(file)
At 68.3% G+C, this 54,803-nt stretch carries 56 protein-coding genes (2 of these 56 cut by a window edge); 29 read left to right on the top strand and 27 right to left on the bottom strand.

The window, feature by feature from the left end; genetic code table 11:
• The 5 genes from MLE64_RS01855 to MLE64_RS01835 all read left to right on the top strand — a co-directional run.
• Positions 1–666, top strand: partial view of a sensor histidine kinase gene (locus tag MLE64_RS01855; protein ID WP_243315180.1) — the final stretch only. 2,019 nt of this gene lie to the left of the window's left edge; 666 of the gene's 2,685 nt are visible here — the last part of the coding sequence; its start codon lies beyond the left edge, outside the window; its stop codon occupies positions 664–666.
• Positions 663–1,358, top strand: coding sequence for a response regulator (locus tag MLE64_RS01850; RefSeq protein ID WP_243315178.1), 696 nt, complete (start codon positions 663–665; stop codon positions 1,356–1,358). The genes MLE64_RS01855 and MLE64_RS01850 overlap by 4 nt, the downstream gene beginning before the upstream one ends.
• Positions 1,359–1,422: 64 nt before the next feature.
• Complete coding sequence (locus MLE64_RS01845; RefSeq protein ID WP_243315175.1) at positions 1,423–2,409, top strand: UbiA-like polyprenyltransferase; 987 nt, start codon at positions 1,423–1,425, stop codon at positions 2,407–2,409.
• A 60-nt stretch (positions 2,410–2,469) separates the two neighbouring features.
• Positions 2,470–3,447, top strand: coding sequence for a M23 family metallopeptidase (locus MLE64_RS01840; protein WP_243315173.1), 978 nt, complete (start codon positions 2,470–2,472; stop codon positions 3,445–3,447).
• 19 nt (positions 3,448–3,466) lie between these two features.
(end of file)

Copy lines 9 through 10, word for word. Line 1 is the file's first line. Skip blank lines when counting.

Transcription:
• Positions 2,470–3,447, top strand: coding sequence for a M23 family metallopeptidase (locus MLE64_RS01840; protein WP_243315173.1), 978 nt, complete (start codon positions 2,470–2,472; stop codon positions 3,445–3,447).
• 19 nt (positions 3,448–3,466) lie between these two features.